Hi, Patty here and as a former Girl Scout, I've always been fascinated with their long history of service, especially during the First and Second World War. Our British counterparts, the Girl Guides were no exception. Their actions of service during World War II has been credited by most to have had a direct effect on the outcome of the war. So what did these brave, young girls do to win such accolades that Winston Churchill would take off his hat in respect to them as they marched by in the 1942 Lord Mayor's show in London?
Days after Great Britain declared war on Germany in 1939, the Girl Guides went into action. The older Guides volunteered for military service, using their skills in the Women's Auxillary Air Force and the Women's Royal Navy. The military soon learned that the badges these young women had earned helped them to be trained as electrians, telegraphers, surveyors and signalers. Some taught soldiers how to care and use their guns while others were trained to fly aircraft. A few became spies for the Crown.
The Brownies were ready to live by the Girl Guide creed: to help other people every day, especially those at home. They volunteered as hosptials and evacuation centers. They performed first-aid and served as caretakers and fire fighters. They grew Victory gardens and helped communities short on food. These remarkable girls organized recycling drives, dug out shelters and held bazaars, raising enough money to purchase two air ambulances and life boats used to rescue soldiers at Dunkirk. Some helped evacuate children from cities while others helped them get settled once they had arrived at their destination.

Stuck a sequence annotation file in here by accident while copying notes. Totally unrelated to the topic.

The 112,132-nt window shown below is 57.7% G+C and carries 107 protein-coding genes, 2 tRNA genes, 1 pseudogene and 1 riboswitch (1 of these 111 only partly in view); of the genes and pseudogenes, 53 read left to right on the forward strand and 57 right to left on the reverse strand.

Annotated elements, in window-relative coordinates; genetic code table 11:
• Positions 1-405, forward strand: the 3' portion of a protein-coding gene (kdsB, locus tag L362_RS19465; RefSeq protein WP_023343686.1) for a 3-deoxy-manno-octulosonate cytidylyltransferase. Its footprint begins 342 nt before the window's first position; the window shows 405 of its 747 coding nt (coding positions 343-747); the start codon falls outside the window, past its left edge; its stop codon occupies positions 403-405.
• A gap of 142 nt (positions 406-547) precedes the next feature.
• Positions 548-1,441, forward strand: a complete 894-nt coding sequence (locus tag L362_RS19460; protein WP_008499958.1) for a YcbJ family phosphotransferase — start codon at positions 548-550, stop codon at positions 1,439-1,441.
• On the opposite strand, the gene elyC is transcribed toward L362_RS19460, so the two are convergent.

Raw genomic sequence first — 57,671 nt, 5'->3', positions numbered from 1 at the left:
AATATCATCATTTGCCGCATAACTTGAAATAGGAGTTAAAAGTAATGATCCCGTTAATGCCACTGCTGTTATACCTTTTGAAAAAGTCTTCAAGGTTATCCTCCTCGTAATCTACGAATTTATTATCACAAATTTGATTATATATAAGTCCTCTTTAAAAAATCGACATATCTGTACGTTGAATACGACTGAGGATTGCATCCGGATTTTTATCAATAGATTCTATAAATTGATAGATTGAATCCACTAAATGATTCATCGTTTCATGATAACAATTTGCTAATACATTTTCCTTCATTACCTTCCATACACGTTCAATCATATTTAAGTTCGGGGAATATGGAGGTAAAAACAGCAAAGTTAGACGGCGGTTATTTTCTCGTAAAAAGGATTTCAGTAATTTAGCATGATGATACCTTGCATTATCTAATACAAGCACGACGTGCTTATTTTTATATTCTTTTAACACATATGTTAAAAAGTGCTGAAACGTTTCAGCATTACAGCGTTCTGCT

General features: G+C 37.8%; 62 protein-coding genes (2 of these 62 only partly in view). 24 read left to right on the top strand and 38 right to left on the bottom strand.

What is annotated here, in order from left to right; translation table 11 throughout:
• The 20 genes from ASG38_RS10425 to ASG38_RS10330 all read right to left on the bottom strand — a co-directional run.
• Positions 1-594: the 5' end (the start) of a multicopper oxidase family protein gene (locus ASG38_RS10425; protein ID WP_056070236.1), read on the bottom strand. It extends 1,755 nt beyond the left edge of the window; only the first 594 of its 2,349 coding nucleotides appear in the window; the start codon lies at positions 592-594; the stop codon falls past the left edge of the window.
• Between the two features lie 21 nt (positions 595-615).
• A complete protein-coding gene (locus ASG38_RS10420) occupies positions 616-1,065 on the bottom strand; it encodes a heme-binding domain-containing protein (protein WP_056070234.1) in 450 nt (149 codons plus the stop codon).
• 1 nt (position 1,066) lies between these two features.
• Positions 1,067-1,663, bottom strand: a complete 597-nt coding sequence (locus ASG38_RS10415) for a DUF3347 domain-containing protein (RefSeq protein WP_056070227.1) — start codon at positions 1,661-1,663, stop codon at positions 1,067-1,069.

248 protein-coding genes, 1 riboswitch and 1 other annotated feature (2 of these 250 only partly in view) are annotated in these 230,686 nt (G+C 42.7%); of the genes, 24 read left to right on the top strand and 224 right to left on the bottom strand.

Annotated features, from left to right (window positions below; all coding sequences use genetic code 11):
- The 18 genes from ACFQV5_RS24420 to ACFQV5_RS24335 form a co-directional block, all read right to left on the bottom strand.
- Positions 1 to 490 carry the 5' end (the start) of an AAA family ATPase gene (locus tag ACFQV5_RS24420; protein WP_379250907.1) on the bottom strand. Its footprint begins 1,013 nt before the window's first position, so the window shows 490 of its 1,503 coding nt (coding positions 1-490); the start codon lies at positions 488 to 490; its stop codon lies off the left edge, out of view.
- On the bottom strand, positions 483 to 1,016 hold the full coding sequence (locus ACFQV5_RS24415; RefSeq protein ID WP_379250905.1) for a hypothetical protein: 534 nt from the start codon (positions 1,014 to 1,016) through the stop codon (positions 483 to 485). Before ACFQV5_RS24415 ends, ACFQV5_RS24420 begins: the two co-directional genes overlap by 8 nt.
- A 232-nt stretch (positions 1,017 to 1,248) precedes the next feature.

Their work didn't go unnoticed. Two of the most famous Girl Guides at the time were the Princesses Elizabeth and Margaret. Brownies were featured in newsreels, putting out incendiary devices, wearing gas masks and communicating by semaphore, a system of messaging using two flags in certain positions as they relate to an alphabetic code.
These young women lived by the Girl Guide/Scout Oath:
'On my honor, I will try to do my duty
To God and my country,
To help other people every day,
Especially those at home.'
A founding member of American Christian Fiction Writers, Patty Smith Hall enjoys writing stories about the strong women who played a part in history. When she's not writing, she's spending time with her personal hero of 37+ years and the family they've built together. You can find her at www.pattysmithhall.com